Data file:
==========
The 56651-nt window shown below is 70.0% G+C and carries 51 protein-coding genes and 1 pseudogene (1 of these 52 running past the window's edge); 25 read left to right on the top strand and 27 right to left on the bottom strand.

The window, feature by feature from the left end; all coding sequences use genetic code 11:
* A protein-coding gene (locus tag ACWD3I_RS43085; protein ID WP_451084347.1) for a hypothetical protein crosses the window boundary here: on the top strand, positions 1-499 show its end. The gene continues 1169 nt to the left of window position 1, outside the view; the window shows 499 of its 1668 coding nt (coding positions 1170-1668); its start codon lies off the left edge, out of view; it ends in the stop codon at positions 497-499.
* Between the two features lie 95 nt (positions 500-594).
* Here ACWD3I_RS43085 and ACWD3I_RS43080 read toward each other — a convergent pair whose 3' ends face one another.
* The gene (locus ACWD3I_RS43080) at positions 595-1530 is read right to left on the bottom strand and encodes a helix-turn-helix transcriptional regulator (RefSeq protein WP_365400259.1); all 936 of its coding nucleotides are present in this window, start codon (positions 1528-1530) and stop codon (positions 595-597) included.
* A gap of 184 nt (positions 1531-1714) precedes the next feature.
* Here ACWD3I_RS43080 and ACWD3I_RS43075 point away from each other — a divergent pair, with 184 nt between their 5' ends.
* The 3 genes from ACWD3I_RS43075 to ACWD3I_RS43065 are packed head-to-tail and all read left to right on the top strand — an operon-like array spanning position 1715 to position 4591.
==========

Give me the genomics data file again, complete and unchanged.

The 56651-nt window shown below is 70.0% G+C and carries 51 protein-coding genes and 1 pseudogene (1 of these 52 running past the window's edge); 25 read left to right on the top strand and 27 right to left on the bottom strand.

The window, feature by feature from the left end; all coding sequences use genetic code 11:
* A protein-coding gene (locus tag ACWD3I_RS43085; protein ID WP_451084347.1) for a hypothetical protein crosses the window boundary here: on the top strand, positions 1-499 show its end. The gene continues 1169 nt to the left of window position 1, outside the view; the window shows 499 of its 1668 coding nt (coding positions 1170-1668); its start codon lies off the left edge, out of view; it ends in the stop codon at positions 497-499.
* Between the two features lie 95 nt (positions 500-594).
* Here ACWD3I_RS43085 and ACWD3I_RS43080 read toward each other — a convergent pair whose 3' ends face one another.
* The gene (locus ACWD3I_RS43080) at positions 595-1530 is read right to left on the bottom strand and encodes a helix-turn-helix transcriptional regulator (RefSeq protein WP_365400259.1); all 936 of its coding nucleotides are present in this window, start codon (positions 1528-1530) and stop codon (positions 595-597) included.
* A gap of 184 nt (positions 1531-1714) precedes the next feature.
* Here ACWD3I_RS43080 and ACWD3I_RS43075 point away from each other — a divergent pair, with 184 nt between their 5' ends.
* The 3 genes from ACWD3I_RS43075 to ACWD3I_RS43065 are packed head-to-tail and all read left to right on the top strand — an operon-like array spanning position 1715 to position 4591.